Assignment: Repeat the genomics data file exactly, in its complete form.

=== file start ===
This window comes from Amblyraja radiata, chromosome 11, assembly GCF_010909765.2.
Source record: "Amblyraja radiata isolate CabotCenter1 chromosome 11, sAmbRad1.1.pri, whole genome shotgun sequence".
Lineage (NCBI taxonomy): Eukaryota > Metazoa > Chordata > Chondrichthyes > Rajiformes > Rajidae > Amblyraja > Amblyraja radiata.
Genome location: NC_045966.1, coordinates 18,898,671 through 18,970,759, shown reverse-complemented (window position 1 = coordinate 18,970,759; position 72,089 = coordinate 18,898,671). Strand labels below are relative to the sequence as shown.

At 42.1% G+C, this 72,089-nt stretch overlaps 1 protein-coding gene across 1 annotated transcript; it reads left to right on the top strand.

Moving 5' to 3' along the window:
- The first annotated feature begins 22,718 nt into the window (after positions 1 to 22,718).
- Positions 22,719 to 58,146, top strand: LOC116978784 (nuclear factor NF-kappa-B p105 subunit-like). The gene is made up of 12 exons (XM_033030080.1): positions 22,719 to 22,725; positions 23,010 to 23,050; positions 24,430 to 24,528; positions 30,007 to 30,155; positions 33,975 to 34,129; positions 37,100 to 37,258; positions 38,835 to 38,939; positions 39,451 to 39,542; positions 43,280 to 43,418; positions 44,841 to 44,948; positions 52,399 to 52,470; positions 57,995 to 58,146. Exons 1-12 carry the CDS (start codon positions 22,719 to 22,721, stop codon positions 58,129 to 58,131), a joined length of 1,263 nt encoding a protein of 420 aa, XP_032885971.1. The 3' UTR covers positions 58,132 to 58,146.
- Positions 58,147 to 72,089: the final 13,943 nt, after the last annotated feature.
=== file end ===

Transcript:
This window comes from Amblyraja radiata, chromosome 11, assembly GCF_010909765.2.
Source record: "Amblyraja radiata isolate CabotCenter1 chromosome 11, sAmbRad1.1.pri, whole genome shotgun sequence".
Lineage (NCBI taxonomy): Eukaryota > Metazoa > Chordata > Chondrichthyes > Rajiformes > Rajidae > Amblyraja > Amblyraja radiata.
Genome location: NC_045966.1, coordinates 18,898,671 through 18,970,759, shown reverse-complemented (window position 1 = coordinate 18,970,759; position 72,089 = coordinate 18,898,671). Strand labels below are relative to the sequence as shown.

At 42.1% G+C, this 72,089-nt stretch overlaps 1 protein-coding gene across 1 annotated transcript; it reads left to right on the top strand.

Moving 5' to 3' along the window:
- The first annotated feature begins 22,718 nt into the window (after positions 1 to 22,718).
- Positions 22,719 to 58,146, top strand: LOC116978784 (nuclear factor NF-kappa-B p105 subunit-like). The gene is made up of 12 exons (XM_033030080.1): positions 22,719 to 22,725; positions 23,010 to 23,050; positions 24,430 to 24,528; positions 30,007 to 30,155; positions 33,975 to 34,129; positions 37,100 to 37,258; positions 38,835 to 38,939; positions 39,451 to 39,542; positions 43,280 to 43,418; positions 44,841 to 44,948; positions 52,399 to 52,470; positions 57,995 to 58,146. Exons 1-12 carry the CDS (start codon positions 22,719 to 22,721, stop codon positions 58,129 to 58,131), a joined length of 1,263 nt encoding a protein of 420 aa, XP_032885971.1. The 3' UTR covers positions 58,132 to 58,146.
- Positions 58,147 to 72,089: the final 13,943 nt, after the last annotated feature.